The facts as proved or admitted were that the defendant produced aconveyance (marked X) dated December 17, 1904, from one Hatenato Aberan Appu, which the Crown refused to recognize, and statedthat the land was advertised for sale in 1904, and he also producedan extract from the Government Gazette (marked Y) dated September2, 1904, showing that the land had tea on it then six years old.Defendant refused to buy it for R$. 68, and it was put up for auctionby Government and bought by the defendant, the plaintiff beingthe next highest bidder, and apparently from receipt Z Rs. 62*78 waspaid to Government by the defendant. The plaintiff seems to havegot this purchase cancelled through the Colonial Secretary. The landwas then put up again for sale and purchased by the plaintiff, whoobtained a Crown grant on February 23, 1906. The land is only asmall strip of 1 rood 5 perches, and the defendant made no clainfto it other than as a person who has, under the impression that itwas his own, planted the land, and who as a bona fide possessorhas the jus retentionis of it. The defendant did not in his answer orevidence set up specifically any claim in support of the allowance madeto him by the Commissioner under section 8 of Ordinance No. 12of 1840, and the only issue material to his claim for compensationwas (2). That issue was : “ Is defendant entitled to compensationfor improvements,” i.e., to impensae utiles, not to half-improvedvalue, or half the value of the land. There is no complaint madeby the defendant that the sale to him was improperly set aside,or that the money he paid by receipt Z was not returned to him.The inference I draw is that the Government were of opinion thathe was not entitled to come in under section 8 of Ordinance No. 12of 1840, and that defendant acquiesced in that decision, and he hasnot during the trial set up any such claim. There is, moreover,no evidence on the record that he held uninterrupted possession ofthe land in question for not less than ten years, nor more thanthirty years, under the section. In my opinion, therefore, theCommissioner of Requests was wrong in awarding the defendant morethan the sum of Rs. 22 * 50 as compensation for impensae utiles. Thequestion on the (1) issue, “To what extent plaintiff has suffereddamage, if any ? ” was not considered by the Commissioner, and itwas contended for the plaintiff before me, that although the defend-ant may have been a bona fide possessor up to the date of the saleto the plaintiff, that since the sale he has in law lost the possessiocivilis, and so has become a mala fide possessor, and liable to accountto the plaintiff for the fruits and produce, and De Silva v. Shaik AH1was relied on. I cannot concede to the argument of Mr. Haylcy,founded on the assertion of a change of status, without being referredto explicit authority. It is clear, however, from the case referredlo, that the fructvs ex ipsa melioratione percepti are to be excluded,and there are no other fruits here, except the pickings of the tea11 N. L. R. m.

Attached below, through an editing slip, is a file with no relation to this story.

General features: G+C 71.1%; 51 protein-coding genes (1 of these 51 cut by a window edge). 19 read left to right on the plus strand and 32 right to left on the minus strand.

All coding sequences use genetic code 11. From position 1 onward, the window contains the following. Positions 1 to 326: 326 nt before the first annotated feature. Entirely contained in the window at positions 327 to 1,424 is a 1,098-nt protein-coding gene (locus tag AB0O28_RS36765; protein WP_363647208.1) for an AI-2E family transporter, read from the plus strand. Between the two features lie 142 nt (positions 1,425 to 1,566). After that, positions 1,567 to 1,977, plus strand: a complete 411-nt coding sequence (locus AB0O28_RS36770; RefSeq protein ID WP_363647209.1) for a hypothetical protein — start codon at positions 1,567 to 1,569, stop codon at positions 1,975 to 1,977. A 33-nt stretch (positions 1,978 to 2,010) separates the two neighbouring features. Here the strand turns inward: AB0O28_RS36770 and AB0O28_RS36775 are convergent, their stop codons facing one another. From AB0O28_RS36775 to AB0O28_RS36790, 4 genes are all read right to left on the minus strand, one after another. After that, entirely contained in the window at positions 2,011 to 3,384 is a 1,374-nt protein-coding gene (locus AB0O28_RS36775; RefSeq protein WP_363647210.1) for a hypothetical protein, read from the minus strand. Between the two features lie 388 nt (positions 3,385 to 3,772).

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bushes, which the defendant himself planted. In my opinion thestatus of the possessor ab initio is the criterion of his right to compen-sation iotimpensae uiilesanA jusretentionis. Were this not so, I do notsee how a jus rerentionis, admittedly a part of the Roman Dutchlaw, could ever occur. If further authority is needed, it may befound in Voet 6, 1, 39 (Casie Chett/s translation, p. 63), relied onby defendant's counsel. The defendant was, therefore, entitledto retain possession until he was paid the value of the impensac utiles,and his answer to the plaint should have been an assertion of thisright, when the estimate which the plaintiff has proved and thedefendant has accepted might have been determined, instead ofsetting up a title to the land itself. I must direct that the judgmentof the Commissioner be varied by omitting from it the order to paythe defendant the sum of Rs. 84 • 37. As regards the costs in the Courtbelow, the judgment is rather ambiguous, and I must further vary itby ordering that the plaintiff is entitled to the costs of this action,subject to the deduction of the defendant’s costs of his proctorand of the answer and his own appearance as a witness at the trial.As plaintiff has substantially succeeded in the appeal, I give him hiscosts of the appeal.
In my opinion, when a bona fide possessor is exercising his jusretentionis for compensation for impensae utiles, he ought to furnishthe real owner as soon as possible with a demand of the amount heclaims for his improvements, but I do not know of any law to compelhim to do so.
Blackett v.Dc Silva
BLACKETT v. DE SILVA